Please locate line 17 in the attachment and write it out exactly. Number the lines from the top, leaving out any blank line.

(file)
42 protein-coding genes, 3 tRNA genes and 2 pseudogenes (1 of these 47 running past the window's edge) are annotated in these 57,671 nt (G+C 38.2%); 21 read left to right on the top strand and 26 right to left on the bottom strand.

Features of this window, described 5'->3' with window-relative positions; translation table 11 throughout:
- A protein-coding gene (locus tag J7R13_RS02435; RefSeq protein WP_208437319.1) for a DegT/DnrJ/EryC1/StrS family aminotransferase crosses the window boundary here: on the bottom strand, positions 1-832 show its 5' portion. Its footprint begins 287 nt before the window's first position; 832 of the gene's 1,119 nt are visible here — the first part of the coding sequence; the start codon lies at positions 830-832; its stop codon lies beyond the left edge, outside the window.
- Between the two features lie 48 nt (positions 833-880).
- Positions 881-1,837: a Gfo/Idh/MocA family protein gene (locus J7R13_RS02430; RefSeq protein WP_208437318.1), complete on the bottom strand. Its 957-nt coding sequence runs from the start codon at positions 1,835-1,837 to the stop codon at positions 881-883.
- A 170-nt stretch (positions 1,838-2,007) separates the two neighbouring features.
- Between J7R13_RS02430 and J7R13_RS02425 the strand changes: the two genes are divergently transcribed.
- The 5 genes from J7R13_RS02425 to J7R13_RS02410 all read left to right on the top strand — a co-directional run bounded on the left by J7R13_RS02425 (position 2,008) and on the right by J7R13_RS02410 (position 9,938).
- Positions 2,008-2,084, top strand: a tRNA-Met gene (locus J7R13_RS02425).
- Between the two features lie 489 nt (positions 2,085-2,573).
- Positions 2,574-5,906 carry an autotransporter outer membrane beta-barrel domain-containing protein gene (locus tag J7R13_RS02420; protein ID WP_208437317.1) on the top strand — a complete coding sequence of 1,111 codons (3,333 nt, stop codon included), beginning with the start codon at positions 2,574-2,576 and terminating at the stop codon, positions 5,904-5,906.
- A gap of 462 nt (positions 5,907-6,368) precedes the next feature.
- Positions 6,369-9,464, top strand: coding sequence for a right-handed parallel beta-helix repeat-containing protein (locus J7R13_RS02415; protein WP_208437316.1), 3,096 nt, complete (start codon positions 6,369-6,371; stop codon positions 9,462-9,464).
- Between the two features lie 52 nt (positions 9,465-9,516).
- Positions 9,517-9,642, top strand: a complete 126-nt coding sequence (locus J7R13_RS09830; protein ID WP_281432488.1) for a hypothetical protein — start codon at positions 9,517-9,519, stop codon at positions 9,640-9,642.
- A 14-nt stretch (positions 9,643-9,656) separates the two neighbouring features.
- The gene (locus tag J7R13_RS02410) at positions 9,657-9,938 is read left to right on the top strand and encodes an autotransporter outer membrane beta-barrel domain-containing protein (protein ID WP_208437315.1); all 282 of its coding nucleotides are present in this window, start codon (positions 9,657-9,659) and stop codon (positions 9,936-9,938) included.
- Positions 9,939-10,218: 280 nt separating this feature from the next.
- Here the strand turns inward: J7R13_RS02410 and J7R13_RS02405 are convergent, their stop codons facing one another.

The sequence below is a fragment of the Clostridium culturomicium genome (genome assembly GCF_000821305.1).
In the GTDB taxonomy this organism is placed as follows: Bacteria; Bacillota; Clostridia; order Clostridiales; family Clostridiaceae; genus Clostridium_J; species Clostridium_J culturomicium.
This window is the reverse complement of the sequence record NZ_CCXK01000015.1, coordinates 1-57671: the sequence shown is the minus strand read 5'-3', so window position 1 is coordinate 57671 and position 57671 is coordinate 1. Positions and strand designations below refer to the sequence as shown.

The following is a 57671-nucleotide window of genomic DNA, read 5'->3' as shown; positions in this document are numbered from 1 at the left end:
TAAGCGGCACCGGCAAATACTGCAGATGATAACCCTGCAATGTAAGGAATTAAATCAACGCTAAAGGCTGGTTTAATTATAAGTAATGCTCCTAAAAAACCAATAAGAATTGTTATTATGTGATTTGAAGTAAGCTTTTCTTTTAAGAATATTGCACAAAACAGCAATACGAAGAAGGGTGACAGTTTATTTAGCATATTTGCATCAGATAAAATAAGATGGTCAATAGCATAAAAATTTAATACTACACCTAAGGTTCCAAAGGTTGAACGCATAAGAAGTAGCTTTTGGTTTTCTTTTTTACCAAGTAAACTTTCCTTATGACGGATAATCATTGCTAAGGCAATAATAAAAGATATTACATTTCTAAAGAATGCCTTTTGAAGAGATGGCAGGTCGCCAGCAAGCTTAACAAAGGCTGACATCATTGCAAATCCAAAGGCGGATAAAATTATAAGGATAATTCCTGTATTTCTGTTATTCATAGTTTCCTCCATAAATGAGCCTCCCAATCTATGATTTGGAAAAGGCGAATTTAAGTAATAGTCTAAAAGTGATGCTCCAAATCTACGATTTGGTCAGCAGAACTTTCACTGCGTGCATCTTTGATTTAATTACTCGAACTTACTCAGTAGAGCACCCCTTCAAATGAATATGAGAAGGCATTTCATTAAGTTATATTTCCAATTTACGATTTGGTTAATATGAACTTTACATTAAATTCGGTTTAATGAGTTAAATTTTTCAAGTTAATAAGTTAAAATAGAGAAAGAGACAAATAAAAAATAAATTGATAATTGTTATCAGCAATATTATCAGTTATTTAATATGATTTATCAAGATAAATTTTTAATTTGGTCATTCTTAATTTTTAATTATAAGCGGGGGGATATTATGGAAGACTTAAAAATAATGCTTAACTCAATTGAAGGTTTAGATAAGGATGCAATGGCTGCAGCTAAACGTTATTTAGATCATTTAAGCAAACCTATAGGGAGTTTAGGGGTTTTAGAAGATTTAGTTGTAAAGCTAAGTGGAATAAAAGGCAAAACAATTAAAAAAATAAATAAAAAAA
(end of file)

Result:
- The gene (locus tag J7R13_RS02410) at positions 9,657-9,938 is read left to right on the top strand and encodes an autotransporter outer membrane beta-barrel domain-containing protein (protein ID WP_208437315.1); all 282 of its coding nucleotides are present in this window, start codon (positions 9,657-9,659) and stop codon (positions 9,936-9,938) included.